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Title: Towards engineering principles for human-computer interaction (domestic energy planning and control)
Author: Stork, Jeremy Adam Joseph
ISNI:       0000 0001 3487 7650
Awarding Body: University of London
Current Institution: University College London (University of London)
Date of Award: 2000
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This research identifies a specific and general operational problem of an inability to design human-computer systems effectively. The technical problem is considered a lack of suitable Human-Computer Interaction (HCI) knowledge. The long-term technical solution is considered to be the development of 'engineering principles', as proposed by Dowell and Long (1989). The technical aim of this research is to make progress towards these engineering principles. 'Engineering principles' for HCI are considered the knowledge required by an engineering conception of the discipline of HCI; it is knowledge that offers a guarantee of application. The thesis conceptualises engineering principles and describes a strategy for their development. The strategy involves cycles of development of human-computer systems using current HCI best-practice, which, in this case, includes the application of a structured Method for Usability Engineering (MUSE; Lim and Long, 1994). To assess the strategy, two domestic energy management systems are developed and examples of initial engineering principles, for domestic energy planning and control, acquired. The engineering principles are considered 'initial', since they have not been validated by application. Further, the status of these examples of initial engineering principles is considered 'early', requiring generalisation by further development cycles. The strategy is considered successful, given the early status of the initial engineering principles acquired. This research is concluded to have made significant progress towards engineering principles. Given the success of the strategy, a version of MUSE, termed MUSE/R-MUSE for Research, is presented to support further engineering principle acquisition and validation. Shorter-term research products are identified and further research is outlined.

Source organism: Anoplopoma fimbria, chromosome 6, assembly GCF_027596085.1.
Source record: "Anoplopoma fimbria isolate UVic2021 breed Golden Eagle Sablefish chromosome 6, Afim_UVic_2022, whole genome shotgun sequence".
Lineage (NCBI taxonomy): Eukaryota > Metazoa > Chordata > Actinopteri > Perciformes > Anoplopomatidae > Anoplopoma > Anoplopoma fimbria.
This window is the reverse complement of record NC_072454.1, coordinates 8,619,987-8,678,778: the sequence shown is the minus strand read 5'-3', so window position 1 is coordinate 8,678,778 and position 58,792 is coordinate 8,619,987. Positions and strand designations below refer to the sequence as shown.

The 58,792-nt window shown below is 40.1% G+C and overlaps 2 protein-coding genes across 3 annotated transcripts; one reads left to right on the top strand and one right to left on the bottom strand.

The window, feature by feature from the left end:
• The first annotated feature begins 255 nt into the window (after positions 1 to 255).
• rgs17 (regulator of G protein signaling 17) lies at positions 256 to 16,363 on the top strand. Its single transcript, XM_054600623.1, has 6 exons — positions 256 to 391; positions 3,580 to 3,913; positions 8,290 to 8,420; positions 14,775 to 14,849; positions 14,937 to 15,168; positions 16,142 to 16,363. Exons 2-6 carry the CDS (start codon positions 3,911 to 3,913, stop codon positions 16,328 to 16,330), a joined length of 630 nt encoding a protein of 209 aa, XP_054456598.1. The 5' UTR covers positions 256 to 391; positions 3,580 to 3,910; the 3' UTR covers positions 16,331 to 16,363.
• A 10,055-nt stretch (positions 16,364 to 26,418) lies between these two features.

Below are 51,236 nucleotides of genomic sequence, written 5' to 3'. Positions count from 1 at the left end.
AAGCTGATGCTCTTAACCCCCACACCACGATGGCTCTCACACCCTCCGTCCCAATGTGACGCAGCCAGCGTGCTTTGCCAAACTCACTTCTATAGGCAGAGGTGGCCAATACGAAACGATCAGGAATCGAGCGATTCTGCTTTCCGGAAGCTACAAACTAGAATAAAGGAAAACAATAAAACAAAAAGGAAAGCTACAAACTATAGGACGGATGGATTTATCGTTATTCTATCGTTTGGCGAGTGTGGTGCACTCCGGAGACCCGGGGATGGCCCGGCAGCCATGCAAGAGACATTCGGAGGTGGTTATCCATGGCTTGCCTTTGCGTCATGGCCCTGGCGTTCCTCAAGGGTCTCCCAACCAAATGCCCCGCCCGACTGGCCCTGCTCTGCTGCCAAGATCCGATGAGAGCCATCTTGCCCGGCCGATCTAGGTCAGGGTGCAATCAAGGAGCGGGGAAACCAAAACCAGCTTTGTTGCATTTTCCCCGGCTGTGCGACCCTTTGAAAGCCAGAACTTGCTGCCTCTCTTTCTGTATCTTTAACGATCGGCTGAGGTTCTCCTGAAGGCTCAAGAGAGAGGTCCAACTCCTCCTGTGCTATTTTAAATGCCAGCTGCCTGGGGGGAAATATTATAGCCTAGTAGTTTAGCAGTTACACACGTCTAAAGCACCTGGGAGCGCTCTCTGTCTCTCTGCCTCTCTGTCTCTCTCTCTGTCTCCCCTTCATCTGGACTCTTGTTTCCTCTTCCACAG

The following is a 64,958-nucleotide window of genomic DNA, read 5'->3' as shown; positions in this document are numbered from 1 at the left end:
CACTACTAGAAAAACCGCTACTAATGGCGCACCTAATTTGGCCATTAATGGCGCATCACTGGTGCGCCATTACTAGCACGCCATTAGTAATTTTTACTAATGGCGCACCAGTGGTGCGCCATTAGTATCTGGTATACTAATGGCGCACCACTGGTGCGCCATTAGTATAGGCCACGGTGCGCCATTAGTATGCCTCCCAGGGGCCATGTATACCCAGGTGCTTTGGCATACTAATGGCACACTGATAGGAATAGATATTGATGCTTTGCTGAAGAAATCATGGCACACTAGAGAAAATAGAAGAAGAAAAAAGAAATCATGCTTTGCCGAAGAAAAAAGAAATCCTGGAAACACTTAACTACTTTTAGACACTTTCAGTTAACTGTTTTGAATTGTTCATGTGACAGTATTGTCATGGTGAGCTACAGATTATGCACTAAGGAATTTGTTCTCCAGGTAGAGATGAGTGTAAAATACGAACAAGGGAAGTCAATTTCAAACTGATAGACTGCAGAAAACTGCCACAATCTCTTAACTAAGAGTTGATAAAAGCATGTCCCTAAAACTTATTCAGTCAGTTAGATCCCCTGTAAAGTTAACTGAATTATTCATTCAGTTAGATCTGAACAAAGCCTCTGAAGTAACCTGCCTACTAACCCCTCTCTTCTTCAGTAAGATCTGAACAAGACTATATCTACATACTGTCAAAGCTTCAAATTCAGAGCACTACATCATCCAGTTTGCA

Supervisor: Not available Sponsor: Not available
Qualification Name: Thesis (Ph.D.) Qualification Level: Doctoral
EThOS ID:  DOI: Not available